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Salathip

reviewed by : Ken Barrett

26 December 2017

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summary : Romantic Thai fine dining in three teak pavilions set in the riverside gardens of the Shangri-La.

About: A long established Thai fine dining restaurant, dating all the way back to 1986, sourcing much of its produce from the Royal Projects and presenting a setting that appeals equally to couples, locals, visitors, and business parties.



Décor: Down the stairs from the hotel lobby you go, along the footpath through the riverbank gardens, until three traditional Thai teak pavilions are seen through the greenery. The pavilions form three separate dining rooms, loosely connected, which renders them intimate dining spaces. The teak walls are pierced with glazed windows, beyond which is a constant parade of river traffic, especially exotic being the river cruise vessels, brightly lit like floating gin palaces. Tables are also available on the riverside terrace. Almost part of the décor is Chef Anchalee Chienhen, a delicious dumpling of a chef who radiates good cheer and who in addition to being a wonderful advertisement for her own cooking is also happy to explain how the dishes are prepared.



Menu: Salathip has a new menu, and we gleefully explored as much of it as we could. We felt it appropriate to drink Thai wine, and selected a bottle of GranMonte Spring (1,600 baht), a chenin blanc from Khao Yai, which served us well throughout the meal. We started with a selection of appetisers. Soft-shell crab salad (450 baht) had juicy pieces of pomelo and crispy shallots; fresh rice paper rolls (420 baht) were stuffed with Norwegian smoked salmon and fresh garden vegetables; scallops (520 baht) were seared and accompanied by a mango sauce that had a gentle after-burn of chilli; and the dish that is sometimes known as prawns-in-a-blanket had the meaty prawns tucked up with minced chicken in a Chinese pancake (420 baht). Tom yam goong (420 baht) was served with prawns inside a coconut shell, the soup having a delicately sour flavour permeated by the citrus tang of lemongrass. Thai-style, our main courses were served simultaneously. A deep-fried sea bass (570 baht) had been carved and was served with a choice of mango, tamarind, and sweet-and-sour sauces. Stir-fried Phuket lobster (1,680 baht) was meaty and tender, and accompanied by a subtle ginger and chilli sauce. A side dish of crispy mackerel (220 baht) came with a pungent sauce of fermented shrimp and chilli. One of the signature dishes on the new menu is roasted duck served with grapes and pineapple in a gentle red-curry sauce (380 baht), a rich and creamy dish with thick slices of tender duck meat. We enjoyed charming table service throughout our meal, and as we were five people this was appreciated, as it meant no one had the bother of passing dishes to and fro across the table. Diners were entertained by performers dressed in traditional Thai theatre costume, passing through the restaurant and performing tableau; a delightful variation on the usual cultural performance that one finds in other Bangkok restaurants.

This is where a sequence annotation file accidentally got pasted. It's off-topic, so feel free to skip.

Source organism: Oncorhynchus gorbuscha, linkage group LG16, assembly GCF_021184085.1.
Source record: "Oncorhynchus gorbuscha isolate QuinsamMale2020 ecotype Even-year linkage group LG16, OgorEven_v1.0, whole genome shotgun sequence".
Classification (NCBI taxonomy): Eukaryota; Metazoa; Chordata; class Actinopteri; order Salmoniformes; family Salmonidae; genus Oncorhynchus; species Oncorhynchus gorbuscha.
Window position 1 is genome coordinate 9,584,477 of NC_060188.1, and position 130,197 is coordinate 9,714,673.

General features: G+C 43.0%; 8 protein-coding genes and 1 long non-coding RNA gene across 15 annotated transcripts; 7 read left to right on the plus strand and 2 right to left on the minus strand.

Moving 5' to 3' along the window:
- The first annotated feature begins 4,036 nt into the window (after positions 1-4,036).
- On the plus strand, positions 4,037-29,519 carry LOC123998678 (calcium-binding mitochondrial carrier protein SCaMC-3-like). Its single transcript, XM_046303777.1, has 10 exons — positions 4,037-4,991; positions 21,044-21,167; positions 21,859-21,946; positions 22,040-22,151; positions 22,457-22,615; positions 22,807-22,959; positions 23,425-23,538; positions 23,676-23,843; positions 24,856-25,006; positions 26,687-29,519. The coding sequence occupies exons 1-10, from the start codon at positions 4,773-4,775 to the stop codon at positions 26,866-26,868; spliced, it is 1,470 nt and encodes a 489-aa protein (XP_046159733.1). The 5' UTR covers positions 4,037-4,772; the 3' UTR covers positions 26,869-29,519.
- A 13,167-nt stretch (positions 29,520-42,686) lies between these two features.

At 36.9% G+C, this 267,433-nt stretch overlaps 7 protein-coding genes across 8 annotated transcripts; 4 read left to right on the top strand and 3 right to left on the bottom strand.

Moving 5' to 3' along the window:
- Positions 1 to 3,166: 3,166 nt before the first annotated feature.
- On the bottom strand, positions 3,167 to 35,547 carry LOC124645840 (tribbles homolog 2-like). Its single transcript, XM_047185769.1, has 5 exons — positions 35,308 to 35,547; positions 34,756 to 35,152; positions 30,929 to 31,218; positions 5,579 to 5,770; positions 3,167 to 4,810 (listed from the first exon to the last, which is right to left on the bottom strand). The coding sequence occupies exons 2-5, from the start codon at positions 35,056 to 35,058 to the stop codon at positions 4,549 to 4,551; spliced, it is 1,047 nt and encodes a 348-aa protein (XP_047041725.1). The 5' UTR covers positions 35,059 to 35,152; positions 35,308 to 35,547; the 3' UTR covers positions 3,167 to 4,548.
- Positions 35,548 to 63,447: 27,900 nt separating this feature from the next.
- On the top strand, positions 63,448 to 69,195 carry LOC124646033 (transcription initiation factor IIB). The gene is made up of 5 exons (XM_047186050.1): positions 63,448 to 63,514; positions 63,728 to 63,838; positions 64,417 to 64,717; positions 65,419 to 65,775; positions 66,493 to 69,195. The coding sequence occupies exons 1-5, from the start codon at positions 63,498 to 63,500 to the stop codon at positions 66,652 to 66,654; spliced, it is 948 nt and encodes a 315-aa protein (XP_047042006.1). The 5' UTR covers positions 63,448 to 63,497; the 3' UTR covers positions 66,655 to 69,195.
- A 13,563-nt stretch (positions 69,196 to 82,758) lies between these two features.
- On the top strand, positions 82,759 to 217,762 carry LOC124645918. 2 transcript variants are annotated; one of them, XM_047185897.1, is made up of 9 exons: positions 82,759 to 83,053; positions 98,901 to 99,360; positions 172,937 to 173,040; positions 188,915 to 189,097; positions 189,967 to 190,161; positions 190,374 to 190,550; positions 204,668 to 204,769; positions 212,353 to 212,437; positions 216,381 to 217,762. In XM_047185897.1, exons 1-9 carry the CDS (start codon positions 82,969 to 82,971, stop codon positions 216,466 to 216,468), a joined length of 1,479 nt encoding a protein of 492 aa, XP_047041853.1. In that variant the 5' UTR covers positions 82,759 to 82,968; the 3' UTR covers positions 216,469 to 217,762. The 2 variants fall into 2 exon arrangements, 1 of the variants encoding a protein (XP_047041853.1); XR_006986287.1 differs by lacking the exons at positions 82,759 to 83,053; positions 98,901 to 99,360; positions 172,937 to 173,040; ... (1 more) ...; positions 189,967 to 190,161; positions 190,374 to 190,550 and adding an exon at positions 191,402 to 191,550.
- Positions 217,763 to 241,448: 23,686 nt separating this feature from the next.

Evaluation: Salathip is outstanding in every way, in setting, décor, service and cuisine, and the new menu displays the talents of Chef Anchalee and her team at their very best. As a Thai dining experience, this could not be bettered.